Vince Williams Expecting Big Things In Second Season

The Pittsburgh Steelers used a sixth-round compensatory pick on Vince Williams, a cerebral run-stuffing inside linebacker from FSU last season, surely not expecting much. I and many others surely had him pegged as a special teamer, or perhaps even a practice squad candidate in year one.

But he showed early promise even during rookie minicamps when he was reportedly helping his fellow rookies to understand their assignments. He then had one of the best preseason performances on the whole team and made the roster outright, even though he spent the season opener on the inactive list.

That wouldn’t happen again for the rest of the season, as Larry Foote suffered a season-ending and likely career-ending injury. Kion Wilson started the next two games, but Williams ended up playing most of the snaps, and he proceeded to start at inside linebacker next to fellow FSU alum Lawrence Timmons for the remainder of the year.

But he’s far from an entrenched starter, and he understands that’s the case. He spoke earlier with the team’s website about the offseason and how he’s approaching the upcoming season. His answer: there is no offseason.

“I don’t think there is an offseason. Once you get in it you realize if you want to be the kind of player you want to be, and be elite, you don’t have the opportunity to be off. I took advantage of having that time to know what I need to work on for the season and tried to get better in those areas”.

That’s an encouraging mindset in your second-year Buck linebacker if he is indeed to be relied upon to command the defense. He was asked to do so as a rookie last year, and though there were some hiccups, particularly in the beginning, he slowly gained control and began to earn the trust of his veteran teammates.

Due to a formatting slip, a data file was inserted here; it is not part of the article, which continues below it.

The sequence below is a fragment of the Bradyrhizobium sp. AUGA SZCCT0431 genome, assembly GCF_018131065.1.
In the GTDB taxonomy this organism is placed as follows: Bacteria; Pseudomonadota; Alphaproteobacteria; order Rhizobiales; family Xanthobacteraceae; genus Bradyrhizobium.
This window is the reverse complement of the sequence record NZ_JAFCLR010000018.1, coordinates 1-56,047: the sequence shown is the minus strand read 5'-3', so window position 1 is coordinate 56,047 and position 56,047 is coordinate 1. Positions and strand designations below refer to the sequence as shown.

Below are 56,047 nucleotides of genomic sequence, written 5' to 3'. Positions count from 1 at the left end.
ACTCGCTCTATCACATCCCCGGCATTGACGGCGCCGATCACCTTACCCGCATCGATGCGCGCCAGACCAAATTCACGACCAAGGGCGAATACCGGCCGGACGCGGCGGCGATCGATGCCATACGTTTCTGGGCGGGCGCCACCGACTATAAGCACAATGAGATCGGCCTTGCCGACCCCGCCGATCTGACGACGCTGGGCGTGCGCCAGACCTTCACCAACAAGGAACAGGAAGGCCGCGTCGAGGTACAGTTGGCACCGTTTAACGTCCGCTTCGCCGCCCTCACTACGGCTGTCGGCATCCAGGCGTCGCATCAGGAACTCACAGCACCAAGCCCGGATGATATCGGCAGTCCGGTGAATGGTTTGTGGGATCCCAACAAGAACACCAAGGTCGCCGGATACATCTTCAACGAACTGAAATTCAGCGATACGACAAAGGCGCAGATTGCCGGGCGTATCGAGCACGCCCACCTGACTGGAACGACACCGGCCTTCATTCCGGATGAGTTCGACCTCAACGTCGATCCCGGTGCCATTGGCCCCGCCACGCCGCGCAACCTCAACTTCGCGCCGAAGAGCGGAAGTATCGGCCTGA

That is the issue of being in your first year out of college, regardless of what team you’re on. The Steelers’ defense may be notoriously difficult to learn, but understanding how to call any defense in your first year in the league is a challenge.

Which is why the transition from year one to year two is so crucial for Williams as he seeks to earn his starting spot on this defense on a full-time basis. He expects just as much out of himself in his second season as everybody else does.

“Last year when we came in we were rookies and thrust into it. Now we are understanding how it goes. It’s not like I am in a panic or rush. I can focus on my craft and get better.”

And he believes that there is major change, at least in the mental aspect of his game, from the beginning of last season to now, or even to the end of last season:

I feel like it’s light years difference, just the understanding I have from being under Coach LeBeau. Just my understanding of the 3-4 and my role in it is tremendous. Going back and watching film I think if I knew then what I know today…the plays I could have made. But watching film and going back through with the understanding you can see that you have grown so much.

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